THIS month's column is in notebook form. This is a euphemistic way of saying that it is a series of random and unconnected thoughts, whose only link is that they appear in the same article.
We are commanded in the gospels to be "in the world but not of it." I have long wondered how we can live the tension inherent in this dictum and, indeed, what it means. Perhaps it can be related to the following question: are people likely to be evangelised or even made to think, by Christians being different from the people around them or being the same?
The answer I would say, without wishing to sound like, the SDP, must be "both"—the same and different.
If we are so different as to seem a different species from the rest of humanity, we can (perhaps should be) written off as such, and regarded simply as curiosities. If we are exactly the same as the people around us, living by the same values as everybody else, the question can (perhaps should be) asked: what is the point of Christianity at all?
For young people especially, but certainly not exclusively, being the same is the easy bit. Being different, in such important matters as dealing with money, is much harder. Without wishing to sound like the Militant Tendency, I would say that the vilification, in most of the press, of anybody who seriously challenges the values of the status quo, is just one symptom of an increasing conformism. People believe there is no alternative.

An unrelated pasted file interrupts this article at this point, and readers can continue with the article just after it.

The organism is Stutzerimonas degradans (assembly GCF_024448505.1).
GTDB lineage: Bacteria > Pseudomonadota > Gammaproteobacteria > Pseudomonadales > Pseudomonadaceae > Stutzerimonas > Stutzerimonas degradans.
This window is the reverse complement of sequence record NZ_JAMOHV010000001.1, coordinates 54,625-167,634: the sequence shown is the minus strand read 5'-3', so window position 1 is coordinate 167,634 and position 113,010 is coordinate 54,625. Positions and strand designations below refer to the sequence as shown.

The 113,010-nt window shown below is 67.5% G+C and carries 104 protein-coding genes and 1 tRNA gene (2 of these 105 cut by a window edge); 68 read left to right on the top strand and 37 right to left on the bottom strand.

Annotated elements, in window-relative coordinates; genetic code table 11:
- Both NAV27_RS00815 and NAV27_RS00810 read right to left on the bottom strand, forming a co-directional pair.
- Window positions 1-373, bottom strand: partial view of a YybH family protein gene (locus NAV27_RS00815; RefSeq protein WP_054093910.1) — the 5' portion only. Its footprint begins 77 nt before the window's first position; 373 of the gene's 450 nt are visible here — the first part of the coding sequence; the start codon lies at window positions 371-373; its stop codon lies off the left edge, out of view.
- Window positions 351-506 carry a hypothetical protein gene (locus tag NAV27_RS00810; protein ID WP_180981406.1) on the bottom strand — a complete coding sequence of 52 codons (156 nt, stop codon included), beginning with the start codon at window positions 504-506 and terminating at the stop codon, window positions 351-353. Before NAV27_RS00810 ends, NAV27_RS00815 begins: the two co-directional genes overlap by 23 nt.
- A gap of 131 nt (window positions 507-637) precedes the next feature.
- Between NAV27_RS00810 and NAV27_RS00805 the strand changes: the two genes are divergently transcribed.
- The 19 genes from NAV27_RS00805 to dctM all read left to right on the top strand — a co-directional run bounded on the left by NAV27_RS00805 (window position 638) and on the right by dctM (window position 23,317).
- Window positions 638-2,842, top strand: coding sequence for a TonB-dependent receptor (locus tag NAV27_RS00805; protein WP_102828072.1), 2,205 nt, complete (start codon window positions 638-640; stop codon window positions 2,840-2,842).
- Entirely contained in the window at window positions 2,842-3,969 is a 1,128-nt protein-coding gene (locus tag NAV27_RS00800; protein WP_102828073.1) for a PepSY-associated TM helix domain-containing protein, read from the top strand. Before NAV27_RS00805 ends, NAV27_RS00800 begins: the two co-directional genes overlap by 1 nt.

Marx said, "the prevailing ideas of the age are ever those of the ruling class." If we can oppose these with the values of the gospel while remaining stubbornly and undeniably normal, perhaps we will be "in the world but not of it." It's not easy though.
Yesterday, I received a letter from The Society for the Protection of the Unborn Child. It informed me (as I write, the election is still two days away) that my local MP has an excellent pro-life voting record.
This worries me. I know, because I've talked and corresponded with her, that this MP believes in our selling arms to Chile (that regime's appalling torture record is documented by Amnesty International) and to Indonesia, which has killed over a sixth of the native population of East Timor since invading it in 1975.
She has supported the government's support of the United States support of the Contras in Nicaragua. They have killed 14,000 people since 1981. She has not agreed with sanctions against South Africa, ignoring the pleas of Desmond Tutu and others that these are the only way of avoiding massive bloodshed.
This is not an excellent prolife voting record.
I should also point out that such contradictions are not only found in those on the right. I went to hear a "socialist analysis" of abortion lately. The speaker pointed out, with scorn, the contradiction inherent in being anti-abortion and pronuclear weapons, as many of her opponents are. She did not seem to see any problem with her own position—being pro-abortion and anti-nuclear weapons.